Women have a lower haemoglobin concentration than men, either because of hormonal influences or because they are marginally iron deficient. If there is iron deficiency, menstrual blood loss is likely to be largely responsible. The literature is reviewed and discussed. The evidence is inconclusive and little is known about menstrual blood loss apart from the very wide range that may occur in apparently normal women.
A population study of menstrual blood loss and haemoglobin concentration was carried out in a Northumbrian mining village. 94 per cent (348) of the non -pregnant women between 17 and 45 years of age co- operated. Menstrual blood losses were measured for two consecutive periods. Haemoglobin, haematocrit, serum iron, iron binding capacity and fibrin degradation products were estimated from venous blood samples. A medical history was taken in each case, and a gynaecological examination was performed on the married women. Endometrial biopsy was attempted, but was successful in only a small proportion of cases.
The results confirmed the wide range of blood loss and the positively skewed distribution curve previously reported by other workers. There was a significant decrease in menstrual loss in women taking an oral contraceptive and a significant increase in those with an intra uterine contraceptive device. There was a positive correlation between menstrual loss and parity, but not with age. Within broad parity groups the women who had had heavy babies had larger menstrual losses than those with lighter babies; and menstrual loss may be related to stature, tall women lose more than short women.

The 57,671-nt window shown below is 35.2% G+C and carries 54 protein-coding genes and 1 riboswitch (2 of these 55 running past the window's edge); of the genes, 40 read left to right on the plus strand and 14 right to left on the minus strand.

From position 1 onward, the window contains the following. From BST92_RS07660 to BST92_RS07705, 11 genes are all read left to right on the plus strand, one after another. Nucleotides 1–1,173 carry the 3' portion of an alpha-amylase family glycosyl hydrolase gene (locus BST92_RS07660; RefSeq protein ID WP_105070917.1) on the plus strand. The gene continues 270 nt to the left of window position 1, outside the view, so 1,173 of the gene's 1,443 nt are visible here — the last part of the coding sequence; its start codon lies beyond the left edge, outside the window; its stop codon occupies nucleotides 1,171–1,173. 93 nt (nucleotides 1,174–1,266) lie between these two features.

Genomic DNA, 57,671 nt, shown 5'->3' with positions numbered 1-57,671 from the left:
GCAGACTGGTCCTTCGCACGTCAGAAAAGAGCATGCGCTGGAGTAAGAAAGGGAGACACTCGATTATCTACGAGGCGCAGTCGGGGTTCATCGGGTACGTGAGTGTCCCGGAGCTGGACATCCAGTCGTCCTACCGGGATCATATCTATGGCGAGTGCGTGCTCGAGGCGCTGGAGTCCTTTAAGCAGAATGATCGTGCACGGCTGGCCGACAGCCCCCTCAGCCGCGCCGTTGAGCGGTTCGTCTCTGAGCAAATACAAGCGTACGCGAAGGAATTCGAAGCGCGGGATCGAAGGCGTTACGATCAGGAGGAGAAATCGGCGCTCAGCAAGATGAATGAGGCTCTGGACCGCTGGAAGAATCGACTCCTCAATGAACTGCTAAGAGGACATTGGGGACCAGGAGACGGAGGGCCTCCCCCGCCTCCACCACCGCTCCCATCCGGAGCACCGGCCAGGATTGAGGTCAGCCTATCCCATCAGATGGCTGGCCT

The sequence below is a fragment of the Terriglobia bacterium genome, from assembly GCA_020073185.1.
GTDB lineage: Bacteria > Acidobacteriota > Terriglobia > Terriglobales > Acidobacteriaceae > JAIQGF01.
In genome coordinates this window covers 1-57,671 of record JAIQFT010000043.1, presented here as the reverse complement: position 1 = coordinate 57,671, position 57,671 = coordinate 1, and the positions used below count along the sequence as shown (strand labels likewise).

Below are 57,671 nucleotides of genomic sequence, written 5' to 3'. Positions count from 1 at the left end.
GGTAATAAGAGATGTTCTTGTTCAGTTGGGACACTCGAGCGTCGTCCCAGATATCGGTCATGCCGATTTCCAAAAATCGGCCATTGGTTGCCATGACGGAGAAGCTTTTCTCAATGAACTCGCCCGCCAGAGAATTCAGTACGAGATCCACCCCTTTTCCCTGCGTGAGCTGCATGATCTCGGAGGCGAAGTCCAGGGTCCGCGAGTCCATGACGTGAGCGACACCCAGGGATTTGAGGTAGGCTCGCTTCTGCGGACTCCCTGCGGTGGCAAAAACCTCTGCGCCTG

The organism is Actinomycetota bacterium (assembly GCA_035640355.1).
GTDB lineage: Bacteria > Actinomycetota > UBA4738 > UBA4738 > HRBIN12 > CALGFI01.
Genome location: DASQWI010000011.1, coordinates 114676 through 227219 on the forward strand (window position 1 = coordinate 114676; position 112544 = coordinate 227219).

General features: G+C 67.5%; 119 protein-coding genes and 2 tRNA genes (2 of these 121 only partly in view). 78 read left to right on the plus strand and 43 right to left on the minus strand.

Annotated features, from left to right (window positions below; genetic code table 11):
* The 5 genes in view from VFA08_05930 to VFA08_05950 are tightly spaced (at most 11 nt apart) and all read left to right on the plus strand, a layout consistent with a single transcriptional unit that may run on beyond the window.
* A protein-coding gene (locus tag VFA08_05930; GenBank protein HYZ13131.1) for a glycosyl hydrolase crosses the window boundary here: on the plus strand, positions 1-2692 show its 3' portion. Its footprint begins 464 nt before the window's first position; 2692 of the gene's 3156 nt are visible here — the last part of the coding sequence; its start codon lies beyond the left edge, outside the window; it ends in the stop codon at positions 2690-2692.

Blood loss of over 45 ml per period is associated with significant changes in all the haematological indices measured, and a marked rise in the prevalence of anaemia (Hb <12 g /100 ml). This implies that many women are unable to tolerate losing blood equivalent to more than 1.4 ml per day.
Rises in the concentration of serum fibrin degradation products (F.D.P.) indicate pathological fibrinolysis. In this population there was no correlation between menstrual loss and F.D.P. concentration. Endometrial biopsy in 45 subjects did not show any histological pattern associated with either heavy or scanty blood loss. The gynaecological signs and symptoms discovered in the population were discussed.
Menstrual blood loss was thought to be associated with uterine size and blood flow. Although contradictory features remain, iron balance in women appears to be precarious.